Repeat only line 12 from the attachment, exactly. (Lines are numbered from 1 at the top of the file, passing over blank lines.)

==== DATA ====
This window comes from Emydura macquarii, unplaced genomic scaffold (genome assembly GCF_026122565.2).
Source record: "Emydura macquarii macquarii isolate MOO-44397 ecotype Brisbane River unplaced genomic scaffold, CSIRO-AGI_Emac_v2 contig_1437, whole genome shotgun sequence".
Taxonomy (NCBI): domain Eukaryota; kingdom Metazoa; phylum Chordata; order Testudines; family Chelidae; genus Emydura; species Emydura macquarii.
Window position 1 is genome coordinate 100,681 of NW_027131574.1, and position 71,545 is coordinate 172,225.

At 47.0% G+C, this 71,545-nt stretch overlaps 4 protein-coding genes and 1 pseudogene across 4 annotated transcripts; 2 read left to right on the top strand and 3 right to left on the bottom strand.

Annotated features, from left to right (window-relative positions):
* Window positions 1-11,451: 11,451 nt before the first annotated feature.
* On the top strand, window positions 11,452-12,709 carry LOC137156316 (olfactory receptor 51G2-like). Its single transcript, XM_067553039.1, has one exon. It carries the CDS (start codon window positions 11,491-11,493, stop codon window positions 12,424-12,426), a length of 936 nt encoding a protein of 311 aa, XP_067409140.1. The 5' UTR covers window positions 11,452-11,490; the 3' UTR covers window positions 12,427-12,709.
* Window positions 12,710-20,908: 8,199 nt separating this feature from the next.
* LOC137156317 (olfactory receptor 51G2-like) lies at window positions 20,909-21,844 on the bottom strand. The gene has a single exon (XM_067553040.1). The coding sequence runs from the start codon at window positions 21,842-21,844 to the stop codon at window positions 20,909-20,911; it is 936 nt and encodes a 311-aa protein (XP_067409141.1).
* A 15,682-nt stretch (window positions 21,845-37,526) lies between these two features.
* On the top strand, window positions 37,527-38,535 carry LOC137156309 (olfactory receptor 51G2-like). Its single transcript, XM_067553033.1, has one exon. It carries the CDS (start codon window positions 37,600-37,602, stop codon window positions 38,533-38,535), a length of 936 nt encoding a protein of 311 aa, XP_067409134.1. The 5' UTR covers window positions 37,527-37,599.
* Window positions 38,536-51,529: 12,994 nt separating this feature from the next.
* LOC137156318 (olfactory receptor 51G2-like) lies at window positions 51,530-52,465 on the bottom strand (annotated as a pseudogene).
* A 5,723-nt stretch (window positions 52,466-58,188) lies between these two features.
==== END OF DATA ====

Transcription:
* On the top strand, window positions 37,527-38,535 carry LOC137156309 (olfactory receptor 51G2-like). Its single transcript, XM_067553033.1, has one exon. It carries the CDS (start codon window positions 37,600-37,602, stop codon window positions 38,533-38,535), a length of 936 nt encoding a protein of 311 aa, XP_067409134.1. The 5' UTR covers window positions 37,527-37,599.